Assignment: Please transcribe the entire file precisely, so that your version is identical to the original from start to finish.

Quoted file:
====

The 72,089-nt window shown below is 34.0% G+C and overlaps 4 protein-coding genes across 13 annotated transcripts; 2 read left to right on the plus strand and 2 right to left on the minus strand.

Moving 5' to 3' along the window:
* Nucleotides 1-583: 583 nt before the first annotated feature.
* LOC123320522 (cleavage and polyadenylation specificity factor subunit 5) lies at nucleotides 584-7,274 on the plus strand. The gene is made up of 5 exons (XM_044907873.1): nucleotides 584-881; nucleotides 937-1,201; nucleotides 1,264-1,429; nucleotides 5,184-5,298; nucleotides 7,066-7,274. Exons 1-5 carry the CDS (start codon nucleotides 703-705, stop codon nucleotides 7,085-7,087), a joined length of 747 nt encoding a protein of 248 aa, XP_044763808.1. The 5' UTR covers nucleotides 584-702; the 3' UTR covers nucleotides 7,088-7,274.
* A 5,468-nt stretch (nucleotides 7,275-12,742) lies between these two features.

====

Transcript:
The 72,089-nt window shown below is 34.0% G+C and overlaps 4 protein-coding genes across 13 annotated transcripts; 2 read left to right on the plus strand and 2 right to left on the minus strand.

Moving 5' to 3' along the window:
* Nucleotides 1-583: 583 nt before the first annotated feature.
* LOC123320522 (cleavage and polyadenylation specificity factor subunit 5) lies at nucleotides 584-7,274 on the plus strand. The gene is made up of 5 exons (XM_044907873.1): nucleotides 584-881; nucleotides 937-1,201; nucleotides 1,264-1,429; nucleotides 5,184-5,298; nucleotides 7,066-7,274. Exons 1-5 carry the CDS (start codon nucleotides 703-705, stop codon nucleotides 7,085-7,087), a joined length of 747 nt encoding a protein of 248 aa, XP_044763808.1. The 5' UTR covers nucleotides 584-702; the 3' UTR covers nucleotides 7,088-7,274.
* A 5,468-nt stretch (nucleotides 7,275-12,742) lies between these two features.